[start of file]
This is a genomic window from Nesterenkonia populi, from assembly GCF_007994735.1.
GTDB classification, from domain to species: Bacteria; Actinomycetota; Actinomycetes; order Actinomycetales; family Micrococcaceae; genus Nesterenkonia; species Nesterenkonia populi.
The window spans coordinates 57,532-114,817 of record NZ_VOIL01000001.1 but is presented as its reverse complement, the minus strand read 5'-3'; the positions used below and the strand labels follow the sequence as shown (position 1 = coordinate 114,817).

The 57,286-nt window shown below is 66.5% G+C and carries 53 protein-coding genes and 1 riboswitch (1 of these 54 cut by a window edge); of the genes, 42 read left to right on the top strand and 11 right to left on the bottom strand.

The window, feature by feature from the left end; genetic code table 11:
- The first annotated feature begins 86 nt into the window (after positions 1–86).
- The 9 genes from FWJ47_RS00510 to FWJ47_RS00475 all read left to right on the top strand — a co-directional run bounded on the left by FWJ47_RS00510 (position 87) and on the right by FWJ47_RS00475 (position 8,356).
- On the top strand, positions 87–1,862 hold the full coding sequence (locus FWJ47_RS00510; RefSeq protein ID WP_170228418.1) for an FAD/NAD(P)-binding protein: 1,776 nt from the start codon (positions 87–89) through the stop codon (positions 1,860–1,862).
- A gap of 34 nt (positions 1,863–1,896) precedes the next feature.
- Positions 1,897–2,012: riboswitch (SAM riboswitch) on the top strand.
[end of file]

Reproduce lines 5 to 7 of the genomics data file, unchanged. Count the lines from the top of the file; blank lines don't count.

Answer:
The window, feature by feature from the left end; genetic code table 11:
- The first annotated feature begins 86 nt into the window (after positions 1–86).
- The 9 genes from FWJ47_RS00510 to FWJ47_RS00475 all read left to right on the top strand — a co-directional run bounded on the left by FWJ47_RS00510 (position 87) and on the right by FWJ47_RS00475 (position 8,356).